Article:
Although there are serious limitations on the effectiveness of any military solution for bringing an end to a brutal dictatorship and replacing it with a democracy, in the case of Syria, a military intervention for humanitarian purposes is increasingly becoming a necessity. Similar to what happened in the case of Libya, the Syrian people now need to see firm support by the international community, i.e. a concrete step: a buffer zone implemented by NATO or a no-fly-zone carried out by US air forces over Free Syrian Army-controlled areas. The world needs to stop watching this massacre and step in to act before it is too late, in order to prevent the realization of the worst case scenario, a scenario engineered by Russia on the diplomatic front and Iran with its military and logistic support in sending chemical and biological weapons and IRGC Quds fighters to the Syrian battlefield. Otherwise, we will witness another massacre like the one Saddam Hussein perpetrated against the Kurds in Halabja, but this time in the major Sunni-dominated towns of Syria.

According to confidential information I personally gained in my four years of working as the Iranian Foreign Ministry’s interpreter, including attending various activities of the Organization for the Prevention of Chemical Weapons, Iran has every reason and all the know-how to mass produce the WMD’s for both domestic purposes as well as providing them for its allies. And when needed, Iran will not hesitate to supply the Assad regime with chemical and biological as well as other types of weapons of mass destruction. Assad has put everything at stake by placing all his eggs in the basket of Iran’s IRGC-Quds Force in the hope that when the worst case happens, it will rescue and grant him a safe haven in Tehran.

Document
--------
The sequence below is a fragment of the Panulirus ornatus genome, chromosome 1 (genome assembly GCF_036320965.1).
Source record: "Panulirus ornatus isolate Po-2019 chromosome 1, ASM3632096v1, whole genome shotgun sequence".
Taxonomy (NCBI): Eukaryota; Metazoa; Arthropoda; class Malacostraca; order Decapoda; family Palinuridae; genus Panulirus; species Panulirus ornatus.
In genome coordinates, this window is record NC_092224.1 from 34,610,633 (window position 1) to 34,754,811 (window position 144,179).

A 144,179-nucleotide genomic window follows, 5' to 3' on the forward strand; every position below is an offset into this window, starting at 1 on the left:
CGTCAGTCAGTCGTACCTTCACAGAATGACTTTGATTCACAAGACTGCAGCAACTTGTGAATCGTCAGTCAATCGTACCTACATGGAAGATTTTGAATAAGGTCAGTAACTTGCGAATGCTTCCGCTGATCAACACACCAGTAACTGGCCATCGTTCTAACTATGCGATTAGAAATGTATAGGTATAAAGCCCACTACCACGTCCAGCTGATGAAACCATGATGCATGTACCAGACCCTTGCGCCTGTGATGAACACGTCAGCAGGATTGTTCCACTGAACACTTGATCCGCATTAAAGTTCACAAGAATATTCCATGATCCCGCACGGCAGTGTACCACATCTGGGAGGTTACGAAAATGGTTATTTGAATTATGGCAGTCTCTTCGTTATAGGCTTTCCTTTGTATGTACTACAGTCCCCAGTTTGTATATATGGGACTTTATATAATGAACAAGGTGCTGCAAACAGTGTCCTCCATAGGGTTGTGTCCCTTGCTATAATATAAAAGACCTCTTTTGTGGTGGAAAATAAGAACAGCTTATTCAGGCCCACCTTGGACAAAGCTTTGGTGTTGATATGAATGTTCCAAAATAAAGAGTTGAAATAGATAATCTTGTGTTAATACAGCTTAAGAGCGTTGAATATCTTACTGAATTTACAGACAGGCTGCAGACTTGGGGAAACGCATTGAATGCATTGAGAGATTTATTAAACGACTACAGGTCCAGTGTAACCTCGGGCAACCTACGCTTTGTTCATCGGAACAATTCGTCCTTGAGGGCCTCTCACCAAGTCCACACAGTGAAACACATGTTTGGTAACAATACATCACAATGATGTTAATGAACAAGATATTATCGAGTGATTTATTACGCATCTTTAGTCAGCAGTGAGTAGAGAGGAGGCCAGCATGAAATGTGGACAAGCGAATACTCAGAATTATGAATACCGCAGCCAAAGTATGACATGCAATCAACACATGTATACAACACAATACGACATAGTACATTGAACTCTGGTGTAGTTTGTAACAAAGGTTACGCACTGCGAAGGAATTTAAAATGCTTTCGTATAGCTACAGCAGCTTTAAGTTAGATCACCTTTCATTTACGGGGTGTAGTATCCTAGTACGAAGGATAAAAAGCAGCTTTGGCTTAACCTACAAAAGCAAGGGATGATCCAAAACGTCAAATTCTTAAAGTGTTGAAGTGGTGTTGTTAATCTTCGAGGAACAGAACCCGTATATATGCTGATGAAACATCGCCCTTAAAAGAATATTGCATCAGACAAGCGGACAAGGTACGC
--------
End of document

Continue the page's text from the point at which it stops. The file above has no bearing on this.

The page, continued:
The Syria of tomorrow

Bashar has the same brutality and willingness to succeed at doing what his fellow despot, Libya’s Kaddafi, failed to do. And he has everything he needs to achieve the mission: firm and unwavering support from Tehran and Moscow, together with a considerable amount of chemical and other unconventional weapons. He is no less dangerous and savage than Kaddafi and if Kaddafi was unable to carry out his plans for mass slaughter, it was only because of the timely international engagement that foiled his evil plans. It is believed that Syria has already acquired enough chemical weapons from Iran and North Korea and, if needed, Tehran can hand over the latest of its weaponries, including its missiles technology and more WMD’s through different routes including but not limited to, Iraq of Nuri Al-Maliki, Eritrean Red Sea port, Sudan, terrorist groups like Salafi radicals active in north Africa particularly in post-Kaddafi Libya, Hamas and Hezbollah and by utilizing methods such as shipment under flag of other companies.

The fall of the current regime in Syria will greatly pave the way for democratization of the Levant region and severely weaken the position of Hezbollah and Islamic Jihad and to some degree Hamas as the mercenaries and front entities of the Islamic Republic. This will in turn, expose the “Mullah Thugocracy” as being more vulnerable to internal thirst for regime change and external pressures. What matters the most at this juncture is putting an end to inaction and offering a crushing response by the world community.

The time has come for the international community, led by the UN, NATO, USA and the European Union to engage and intervene on humanitarian grounds. Whether it will remains to be seen.